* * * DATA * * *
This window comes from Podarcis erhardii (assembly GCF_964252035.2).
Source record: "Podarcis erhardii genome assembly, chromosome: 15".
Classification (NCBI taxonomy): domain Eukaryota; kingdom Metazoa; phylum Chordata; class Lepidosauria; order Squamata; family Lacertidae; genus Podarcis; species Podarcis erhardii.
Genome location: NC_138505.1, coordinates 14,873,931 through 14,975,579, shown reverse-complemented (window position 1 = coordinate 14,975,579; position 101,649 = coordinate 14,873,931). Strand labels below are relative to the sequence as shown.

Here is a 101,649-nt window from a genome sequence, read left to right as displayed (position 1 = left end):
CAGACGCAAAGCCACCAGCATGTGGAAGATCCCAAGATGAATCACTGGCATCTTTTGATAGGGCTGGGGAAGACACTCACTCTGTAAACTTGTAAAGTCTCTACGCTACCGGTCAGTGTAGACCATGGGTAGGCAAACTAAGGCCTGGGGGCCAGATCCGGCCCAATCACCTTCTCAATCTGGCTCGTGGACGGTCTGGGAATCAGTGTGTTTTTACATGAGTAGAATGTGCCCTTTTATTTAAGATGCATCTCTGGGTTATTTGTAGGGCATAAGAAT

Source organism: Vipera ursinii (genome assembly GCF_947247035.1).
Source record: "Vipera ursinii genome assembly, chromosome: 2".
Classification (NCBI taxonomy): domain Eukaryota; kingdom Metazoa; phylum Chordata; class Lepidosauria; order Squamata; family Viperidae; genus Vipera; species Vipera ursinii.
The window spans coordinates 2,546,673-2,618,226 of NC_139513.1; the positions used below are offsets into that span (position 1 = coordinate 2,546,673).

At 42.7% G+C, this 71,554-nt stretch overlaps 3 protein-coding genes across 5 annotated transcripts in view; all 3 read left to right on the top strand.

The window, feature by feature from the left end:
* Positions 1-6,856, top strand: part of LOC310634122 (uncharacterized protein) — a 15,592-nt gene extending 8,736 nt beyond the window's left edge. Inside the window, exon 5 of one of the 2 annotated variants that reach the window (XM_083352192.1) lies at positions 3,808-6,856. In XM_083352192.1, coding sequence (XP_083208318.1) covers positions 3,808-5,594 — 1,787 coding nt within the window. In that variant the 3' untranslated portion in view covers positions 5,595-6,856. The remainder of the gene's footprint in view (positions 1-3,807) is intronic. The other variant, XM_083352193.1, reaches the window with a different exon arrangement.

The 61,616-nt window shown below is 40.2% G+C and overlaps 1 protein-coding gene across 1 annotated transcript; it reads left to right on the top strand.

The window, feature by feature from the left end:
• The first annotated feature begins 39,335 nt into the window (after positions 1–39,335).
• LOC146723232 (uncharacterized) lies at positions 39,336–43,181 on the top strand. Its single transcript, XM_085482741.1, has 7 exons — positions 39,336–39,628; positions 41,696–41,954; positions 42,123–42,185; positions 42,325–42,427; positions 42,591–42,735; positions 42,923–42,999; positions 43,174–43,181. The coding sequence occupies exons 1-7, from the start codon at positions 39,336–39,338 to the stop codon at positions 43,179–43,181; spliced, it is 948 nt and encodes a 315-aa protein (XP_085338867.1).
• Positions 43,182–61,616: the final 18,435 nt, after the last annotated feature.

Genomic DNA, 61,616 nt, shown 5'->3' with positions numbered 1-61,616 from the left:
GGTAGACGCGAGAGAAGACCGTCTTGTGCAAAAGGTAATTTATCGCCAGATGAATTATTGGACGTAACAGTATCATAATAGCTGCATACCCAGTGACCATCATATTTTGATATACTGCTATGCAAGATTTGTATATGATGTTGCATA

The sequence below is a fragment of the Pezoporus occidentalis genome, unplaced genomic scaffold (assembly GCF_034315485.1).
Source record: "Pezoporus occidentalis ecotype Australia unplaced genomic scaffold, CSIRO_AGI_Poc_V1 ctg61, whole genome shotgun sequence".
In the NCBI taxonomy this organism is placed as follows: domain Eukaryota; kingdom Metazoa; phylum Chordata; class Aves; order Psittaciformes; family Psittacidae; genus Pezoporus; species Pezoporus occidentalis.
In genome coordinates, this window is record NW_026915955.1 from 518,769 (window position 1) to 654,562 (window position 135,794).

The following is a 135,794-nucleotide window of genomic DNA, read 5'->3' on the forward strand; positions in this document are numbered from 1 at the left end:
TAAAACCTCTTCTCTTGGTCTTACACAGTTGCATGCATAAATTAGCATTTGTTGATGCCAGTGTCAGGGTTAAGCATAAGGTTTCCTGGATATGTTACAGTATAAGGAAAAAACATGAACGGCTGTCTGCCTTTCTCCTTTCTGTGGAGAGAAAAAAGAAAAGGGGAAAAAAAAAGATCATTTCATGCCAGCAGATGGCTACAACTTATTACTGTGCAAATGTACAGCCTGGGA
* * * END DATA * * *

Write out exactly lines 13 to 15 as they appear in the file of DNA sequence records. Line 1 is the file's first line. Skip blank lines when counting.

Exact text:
* Positions 1-6,856, top strand: part of LOC310634122 (uncharacterized protein) — a 15,592-nt gene extending 8,736 nt beyond the window's left edge. Inside the window, exon 5 of one of the 2 annotated variants that reach the window (XM_083352192.1) lies at positions 3,808-6,856. In XM_083352192.1, coding sequence (XP_083208318.1) covers positions 3,808-5,594 — 1,787 coding nt within the window. In that variant the 3' untranslated portion in view covers positions 5,595-6,856. The remainder of the gene's footprint in view (positions 1-3,807) is intronic. The other variant, XM_083352193.1, reaches the window with a different exon arrangement.

The 61,616-nt window shown below is 40.2% G+C and overlaps 1 protein-coding gene across 1 annotated transcript; it reads left to right on the top strand.

The window, feature by feature from the left end: